Acquired via Publisher

The Order: 1886 Strategy Guide Review

The Order: 1886 strategy guide reviewWhen I first heard that there would be a strategy guide for The Order: 1886, I was rather stoked. The game appeared to have so much potential as a combat-heavy shooter featuring steampunk weapons, a deep story, and werewolf fights. I have a feeling that BradyGames thought the same thing, hence why they proposed creating such a strategy guide for Ready at Dawn and Sony. After playing the game the first time for review, I formulated three reasons why there would be a The Order: 1886 strategy guide: 1)collectibles, 2) stealth sections, and 3) trophy hunting.

For the most part, that is exactly why the strategy guide will be used at all as all of the combat is very straight forward and simple. At least what it does is rather spot on with minor, minor complaints.

When I say it’s spot on, I mean that I was able to obtain a Platinum trophy in the game. Doing so not only requires completing certain combat feats, but also finding every single gosh-darn collectible. And these collectibles are not straight forward and easy to find, unlike the firefights. I found several on my own, but some are way off the beaten path in areas I didn’t know I could even get to until the strategy guide pointed them out. Plus a few of the phonograph cylinders could be easily overlooked in one scene in particular, because if you searched certain spots before locating the cylinders, a cut scene would trigger and force you to move on.

Collectibles! (And lots of screenshots)

Collectibles! (And lots of screenshots)

As an added bonus for completionists, all of the collectibles are listed in an appendix as well as the walkthrough. I do have to caution users that you do have to follow the strategy guide verbatim for the collectibles, as once you pass through one area, there is no going back to retrieve that wayward collectible. You’ll have to wait until you complete the game, which will unlock all of the individual chapters to play.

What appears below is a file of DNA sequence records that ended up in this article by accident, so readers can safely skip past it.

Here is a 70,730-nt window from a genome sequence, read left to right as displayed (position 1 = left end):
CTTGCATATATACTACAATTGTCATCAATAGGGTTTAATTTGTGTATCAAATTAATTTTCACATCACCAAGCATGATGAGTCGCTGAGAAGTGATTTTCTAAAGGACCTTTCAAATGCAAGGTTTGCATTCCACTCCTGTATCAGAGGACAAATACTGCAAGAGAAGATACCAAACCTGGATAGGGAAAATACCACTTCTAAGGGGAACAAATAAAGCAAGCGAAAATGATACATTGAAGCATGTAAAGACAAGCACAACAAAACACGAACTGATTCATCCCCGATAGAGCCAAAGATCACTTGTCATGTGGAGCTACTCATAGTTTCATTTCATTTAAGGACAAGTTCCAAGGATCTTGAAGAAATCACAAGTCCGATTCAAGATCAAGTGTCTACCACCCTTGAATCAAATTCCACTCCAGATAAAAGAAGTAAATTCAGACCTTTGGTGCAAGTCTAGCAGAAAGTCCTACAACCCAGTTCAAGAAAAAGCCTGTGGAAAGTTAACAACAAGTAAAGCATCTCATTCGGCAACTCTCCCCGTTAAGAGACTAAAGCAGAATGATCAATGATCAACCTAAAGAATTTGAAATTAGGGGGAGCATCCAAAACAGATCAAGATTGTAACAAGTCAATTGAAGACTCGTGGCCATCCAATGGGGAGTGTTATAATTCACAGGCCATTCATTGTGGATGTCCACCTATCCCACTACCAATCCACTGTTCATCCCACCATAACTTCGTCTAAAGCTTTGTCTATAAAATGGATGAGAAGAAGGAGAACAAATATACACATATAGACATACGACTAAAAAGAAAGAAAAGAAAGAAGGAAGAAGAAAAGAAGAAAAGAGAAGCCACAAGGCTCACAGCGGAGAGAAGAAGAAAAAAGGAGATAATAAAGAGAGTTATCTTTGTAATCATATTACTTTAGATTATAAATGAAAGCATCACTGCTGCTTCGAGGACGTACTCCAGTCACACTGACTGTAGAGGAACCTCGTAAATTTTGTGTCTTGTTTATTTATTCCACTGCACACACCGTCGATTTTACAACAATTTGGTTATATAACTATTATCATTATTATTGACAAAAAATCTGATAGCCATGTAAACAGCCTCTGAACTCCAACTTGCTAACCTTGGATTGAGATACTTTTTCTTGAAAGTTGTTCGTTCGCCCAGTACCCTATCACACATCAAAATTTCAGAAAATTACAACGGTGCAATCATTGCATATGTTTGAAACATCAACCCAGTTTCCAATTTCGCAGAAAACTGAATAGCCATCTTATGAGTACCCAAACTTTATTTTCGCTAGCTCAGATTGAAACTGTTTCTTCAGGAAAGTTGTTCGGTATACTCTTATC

When I looked through the appendices for the trophy list, as I always do, I was initially disappointed that the list did not include advice for where it is best to obtain these trophies. Some of the trophies, the “Brilliant!” trophy in particular that requires shooting an airborne grenade during Blacksight, seemed impossible for me to achieve without a smidge of help. I honestly thought I would never get all of the trophies, and I focused on getting what I could my second time through the game as well as the collectibles. I really, really wanted to make sure the guide was 100% accurate on the collectibles.

My fears were unfounded, as some of those more “complicated” combat trophies were mentioned in the game’s walkthrough, such as that Brilliant! trophy. And yes, that’s exactly how I obtained that specific trophy; it was 100% with the strategy guide’s help.

Thanks for the lack of stealth help.

Thanks for the lack of stealth help.

With the final need for the strategy guide, the stealth portions, the strategy guide was a bit lacking. There are two distinct sections that require stealth, and only one properly guided you. In the first section, which took place on the airship, the guide told you exactly where to hide, showed you with screenshots, and even marked it on maps for efficient stealth kills without getting seen. In the United India Company gardens, you’re simply told to go take down the six roaming around. Oh, okay then. A suggested order for taking them down would have been great, or even marks on the map of their patrols would have been useful. My first time playing was a nightmare as I didn’t have help (and the QTE mechanics with stealth kills only made it worse).

At least they were very detailed in how to survive each werewolf encounter, whether it’s a werewolf boss fight or fending off the regular Lycans. In fact, it was because of the strategy guide’s recommendation to equip the Falchion for its stunning ability that I was able to develop a quick rhythm when it came to putting them down.

Other than the collectible and trophy hunting, The Order: 1886 strategy guide kind of ends up as a glorified art book. Each page is just covered with screenshots, because if you had to rely on words to fill the pages, the guide would be thinner than it already is. There is no bonus art section in the back, because the book is already crammed full of screen shots and character art. If they added any more, they might as well create a flipbook depicting all of the cut scenes in the game.

Other than the lack of assistance with one stealth area, The Order: 1886 strategy guide does an amazing job at helping players cover every nook and cranny of the game. The game is short as it is, so you might as well try to get as much out of it as possible. Not to mention, if it can help me of all people obtain a Platinum trophy, it can help absolutely anyone achieve the same.

Rating: 4.5/5

Author: Rick Barba
Publisher: BradyGames
Editions available: Paperback
Acquired via Publisher

Dying Light Strategy Guide Review